EFG Hermes gives sneak peek at 4Q/FY14 earnings, will funnel proceeds from treasury share sale into growth initiatives: Top regional investment bank EFG Hermes will post FY14 net earnings in excess of EGP 500 mn, with more than EGP 100 mn of that figure coming in the fourth quarter, the leading regional investment bank said yesterday in a statement issued after a board meeting. Brokerage revenues will close FY14 up more than 60%, the contribution from asset management should rise more than 30%, and investment banking (advisory) revenues will surge 3x. The board also voted to liquidate almost 37 mn treasury shares (or about 6.4% of total share capital) held on its balance sheet through a wholly-owned subsidiary.Goldman Sachs is will manage the sale; we’re betting proceeds from the transaction will largely be used to pursue growth initiatives. (Read the board statement in English or in Arabic as a pdf download)
As many as 14 new governors will appointed “within days,” Al-Ahram reports this morning, saying President Abdelfattah El-Sisi accepted yesterday a list of appointees proposed by Prime Minister Ibrahim Mehleb and Minister of Local Government Adel Labib. Appointees could be announced as early as today (prior to El-Sisi’s departure for Ethiopia) or, if not, then early next week upon the president’s return. Ahram is trumpeting that we can expect younger faces with fresh solutions to the nation’s ills.
Abraaj Capital raised USD 1 bn for its Africa fund, according to Dow Jones, surpassing their target of USD 800 mn, according to a source (Read on Dow Jones or sister publication Financial News if you’re a subscriber; both are paywalled). This is the second Africa-focused PE fund to close north of USD 1 bn this month, following our report back on 14 January that Helios Investment Partners had closed what we said at the time was the PE fund focused on the continent to cross the USD 1 bn threshold. There is no news on the Abraaj website of the fund closing, but we’re betting this is Abraaj Africa Fund III, which was to be a USD 800 mn bid to capitalize on the track record of Aureos Africa, which Abraaj acquired back in 2012. If the report is accurate, the new fund is more than 2.5x the size of the 2010 vintage Aureos Africa Fund. FT’s Beyond Brics blog had last summer a nice interview with Abraaj’s Sev Vettivetpillai with an overview of Abraaj’s take on African opportunities. (Here, no paywall) The IFC appears to have invested at least USD 50 mn in the fund.
The Central Bank of Egypt may be signaling it is slowing the managed devaluation of the Egyptian pound as it announced yesterday it will halt this week’s currency auctions at four offerings for a total of USD 160 mn, Al-Borsa reports.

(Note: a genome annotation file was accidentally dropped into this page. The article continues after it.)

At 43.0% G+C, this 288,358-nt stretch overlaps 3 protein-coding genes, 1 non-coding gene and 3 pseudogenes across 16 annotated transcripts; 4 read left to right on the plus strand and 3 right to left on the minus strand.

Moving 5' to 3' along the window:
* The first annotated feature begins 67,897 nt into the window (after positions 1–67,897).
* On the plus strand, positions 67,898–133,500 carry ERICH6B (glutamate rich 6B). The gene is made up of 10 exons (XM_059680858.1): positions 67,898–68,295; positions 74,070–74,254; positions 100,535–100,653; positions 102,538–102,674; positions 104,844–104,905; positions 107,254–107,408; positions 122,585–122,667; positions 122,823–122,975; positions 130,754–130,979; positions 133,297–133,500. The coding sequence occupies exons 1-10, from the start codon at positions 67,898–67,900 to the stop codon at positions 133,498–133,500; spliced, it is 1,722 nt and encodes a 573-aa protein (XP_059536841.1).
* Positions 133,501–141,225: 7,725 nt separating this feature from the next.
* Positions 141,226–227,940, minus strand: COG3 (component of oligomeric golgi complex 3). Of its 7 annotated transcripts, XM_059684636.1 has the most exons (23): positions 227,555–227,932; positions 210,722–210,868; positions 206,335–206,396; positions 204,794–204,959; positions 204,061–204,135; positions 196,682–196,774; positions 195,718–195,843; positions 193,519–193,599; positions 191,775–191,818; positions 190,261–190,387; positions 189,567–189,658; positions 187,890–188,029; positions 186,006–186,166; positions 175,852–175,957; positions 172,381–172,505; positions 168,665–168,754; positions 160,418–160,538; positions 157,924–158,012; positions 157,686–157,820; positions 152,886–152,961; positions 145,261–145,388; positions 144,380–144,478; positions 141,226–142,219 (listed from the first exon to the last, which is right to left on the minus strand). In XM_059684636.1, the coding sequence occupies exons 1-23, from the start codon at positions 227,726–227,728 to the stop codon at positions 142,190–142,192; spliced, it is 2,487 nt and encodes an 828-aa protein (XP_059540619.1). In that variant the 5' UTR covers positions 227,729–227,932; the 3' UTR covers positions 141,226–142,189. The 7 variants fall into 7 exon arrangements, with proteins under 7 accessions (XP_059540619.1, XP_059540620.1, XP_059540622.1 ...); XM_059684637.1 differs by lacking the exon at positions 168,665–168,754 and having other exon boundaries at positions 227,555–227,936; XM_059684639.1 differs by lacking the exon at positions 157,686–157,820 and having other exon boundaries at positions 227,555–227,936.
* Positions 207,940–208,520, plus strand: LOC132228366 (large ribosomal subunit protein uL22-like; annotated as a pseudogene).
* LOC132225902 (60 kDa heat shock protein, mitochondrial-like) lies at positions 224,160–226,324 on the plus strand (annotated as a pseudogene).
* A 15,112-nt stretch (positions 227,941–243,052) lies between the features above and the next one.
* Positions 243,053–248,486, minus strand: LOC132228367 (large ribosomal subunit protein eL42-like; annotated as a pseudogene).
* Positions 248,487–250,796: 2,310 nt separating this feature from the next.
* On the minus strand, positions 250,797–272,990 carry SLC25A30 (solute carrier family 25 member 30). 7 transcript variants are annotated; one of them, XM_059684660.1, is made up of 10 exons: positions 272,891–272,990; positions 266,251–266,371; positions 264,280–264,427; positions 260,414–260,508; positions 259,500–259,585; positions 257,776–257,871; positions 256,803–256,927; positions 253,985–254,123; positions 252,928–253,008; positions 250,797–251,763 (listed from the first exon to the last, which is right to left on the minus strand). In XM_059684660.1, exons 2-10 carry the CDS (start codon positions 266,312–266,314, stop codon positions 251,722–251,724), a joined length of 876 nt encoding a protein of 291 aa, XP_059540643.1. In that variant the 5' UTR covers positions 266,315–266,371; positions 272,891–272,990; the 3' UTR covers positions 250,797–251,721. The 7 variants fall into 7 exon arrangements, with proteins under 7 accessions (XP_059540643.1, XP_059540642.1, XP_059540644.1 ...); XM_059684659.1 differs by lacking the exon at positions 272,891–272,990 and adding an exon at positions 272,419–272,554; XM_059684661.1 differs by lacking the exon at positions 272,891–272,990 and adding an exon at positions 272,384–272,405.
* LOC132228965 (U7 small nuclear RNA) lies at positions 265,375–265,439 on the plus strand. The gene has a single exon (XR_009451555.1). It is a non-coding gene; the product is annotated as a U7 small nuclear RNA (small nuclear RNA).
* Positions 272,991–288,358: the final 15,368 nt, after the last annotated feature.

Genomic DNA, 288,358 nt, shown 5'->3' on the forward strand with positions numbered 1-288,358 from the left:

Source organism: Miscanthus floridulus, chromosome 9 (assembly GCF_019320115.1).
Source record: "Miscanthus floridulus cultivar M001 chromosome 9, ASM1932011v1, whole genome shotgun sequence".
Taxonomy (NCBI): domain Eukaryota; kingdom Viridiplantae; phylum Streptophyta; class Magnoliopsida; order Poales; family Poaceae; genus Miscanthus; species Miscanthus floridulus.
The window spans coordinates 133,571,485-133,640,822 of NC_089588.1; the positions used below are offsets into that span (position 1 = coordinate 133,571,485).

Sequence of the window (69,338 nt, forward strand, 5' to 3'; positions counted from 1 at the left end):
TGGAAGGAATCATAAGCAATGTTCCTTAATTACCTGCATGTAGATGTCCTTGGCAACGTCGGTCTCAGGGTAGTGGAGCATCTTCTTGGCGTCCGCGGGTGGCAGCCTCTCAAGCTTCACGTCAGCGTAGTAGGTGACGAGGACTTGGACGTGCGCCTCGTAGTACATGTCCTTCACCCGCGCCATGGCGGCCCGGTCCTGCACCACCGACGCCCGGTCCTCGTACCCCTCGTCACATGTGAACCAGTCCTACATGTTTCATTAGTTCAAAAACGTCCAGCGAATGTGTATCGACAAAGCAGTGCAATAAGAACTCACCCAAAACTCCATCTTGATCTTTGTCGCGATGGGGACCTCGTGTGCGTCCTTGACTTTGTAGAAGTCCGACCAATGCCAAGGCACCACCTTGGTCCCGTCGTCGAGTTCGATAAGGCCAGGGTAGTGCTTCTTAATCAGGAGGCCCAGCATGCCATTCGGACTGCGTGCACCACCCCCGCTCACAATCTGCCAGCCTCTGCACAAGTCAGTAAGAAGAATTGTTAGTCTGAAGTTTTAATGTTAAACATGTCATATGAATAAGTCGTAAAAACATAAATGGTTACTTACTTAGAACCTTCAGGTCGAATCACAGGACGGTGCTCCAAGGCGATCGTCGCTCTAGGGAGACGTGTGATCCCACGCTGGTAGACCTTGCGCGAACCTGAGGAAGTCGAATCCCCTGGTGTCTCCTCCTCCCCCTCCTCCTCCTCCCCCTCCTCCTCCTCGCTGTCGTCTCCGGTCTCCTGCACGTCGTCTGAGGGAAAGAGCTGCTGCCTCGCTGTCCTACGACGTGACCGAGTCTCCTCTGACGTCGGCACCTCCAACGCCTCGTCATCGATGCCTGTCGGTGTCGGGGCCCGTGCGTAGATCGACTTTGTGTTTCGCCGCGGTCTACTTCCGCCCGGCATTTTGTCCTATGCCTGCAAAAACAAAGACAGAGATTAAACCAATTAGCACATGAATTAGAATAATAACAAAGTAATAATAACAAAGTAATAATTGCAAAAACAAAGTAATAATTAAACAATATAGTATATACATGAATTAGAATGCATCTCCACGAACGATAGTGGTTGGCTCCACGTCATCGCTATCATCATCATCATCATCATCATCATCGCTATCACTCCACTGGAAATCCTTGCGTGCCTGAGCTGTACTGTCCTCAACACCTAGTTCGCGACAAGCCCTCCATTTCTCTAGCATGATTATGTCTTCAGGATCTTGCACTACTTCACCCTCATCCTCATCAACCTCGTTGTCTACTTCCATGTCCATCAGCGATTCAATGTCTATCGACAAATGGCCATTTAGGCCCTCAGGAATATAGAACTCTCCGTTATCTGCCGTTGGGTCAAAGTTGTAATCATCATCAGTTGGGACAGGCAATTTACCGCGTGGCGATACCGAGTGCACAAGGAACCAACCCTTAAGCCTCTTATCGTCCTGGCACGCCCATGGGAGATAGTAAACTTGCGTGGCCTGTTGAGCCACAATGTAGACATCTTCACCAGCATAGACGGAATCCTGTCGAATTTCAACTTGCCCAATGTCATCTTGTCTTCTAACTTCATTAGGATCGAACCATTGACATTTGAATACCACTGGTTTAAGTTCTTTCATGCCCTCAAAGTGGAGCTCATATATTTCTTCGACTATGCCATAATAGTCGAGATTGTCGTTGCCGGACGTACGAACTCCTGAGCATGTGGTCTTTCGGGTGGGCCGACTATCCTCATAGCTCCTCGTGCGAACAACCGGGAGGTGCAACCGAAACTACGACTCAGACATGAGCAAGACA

Al-Mal is getting in on the hand-wringing over the Sharm economic conference just as the late-night talkshow hosts seem to have taken their Calmepam. In what is probably a testament to an achingly slow business-news day, Al-Mal’s scribes tell us they are unimpressed with the conference website‘s Alexa ranking and that they’ve seen President Abdelfattah El-Sisi’s invitation letter to participants.
Rosy outlook for regional M&A scene in 2015? The corporate imperative to grow, undiminished state spending and significant international investor interest will drive continued growth in regional M&A activity in 2015 despite the plunge in oil prices, the National reports from Dubai. The piece, quoting senior regional staff of PwC, Morgan Stanley and Latham & Watkins, notes that M&A activity in the region rose 23% last year to USD 50.3 bn, the highest level since 2013.
UK Trade & Investment, which recently headed the UK trade delegation which visited Egypt, have advertised to UK companies a prequalification for a feasibility study for a 200MW wind farm in Egypt. The last time there was reporting on this a week ago after the World Future Energy Summit, the capacity was stated to be 250MW. The project is said to be financed by the Government of Egypt and the French development agency AFD. Open to UK companies, the deadline for expressions of interest is 18 March 2015.
Vitol, Noble Group, Trafigura and BP are the winners of the USD 2.2 bn Egypt LNG import tender we noted on Monday, according to sources with knowledge of the matter speaking with Reuters yesterday. (Read)
Putin’s junk: S&P downgraded Russia’s sovereign credit rating to junk after slashing it from BBB- to BB+, pushing it off investment grade for the first time in more than 10 years, CNBC reports. Mohamed El-Erian says this will exacerbate the country’s financial implosion as it could trigger existing Russian bond holders to sell and the universe of buyers of Russian debt will be narrowed.
Apple sold 36,000 iPhones an hour, 24-hours a day, in 4Q, propelling the tech giant to USD 18 bn in net earnings, crush analyst expectations as the company raised both volumes and average selling prices, theWall Street Journal reports this morning. Needless to say, it was Apple’s best-ever quarter.
Yesterday marked the 70-year anniversary of the liberation of the Auschwitz concentration camp, the site where approximately 1.1 mn Jews, along with other groups deemed undesirable by the Nazis such as the Roma, were killed during the Holocaust. “We survivors do not want our past to be our children’s future,” said Roman Kent at a memorial at the death camp’s site in Poland. (Read)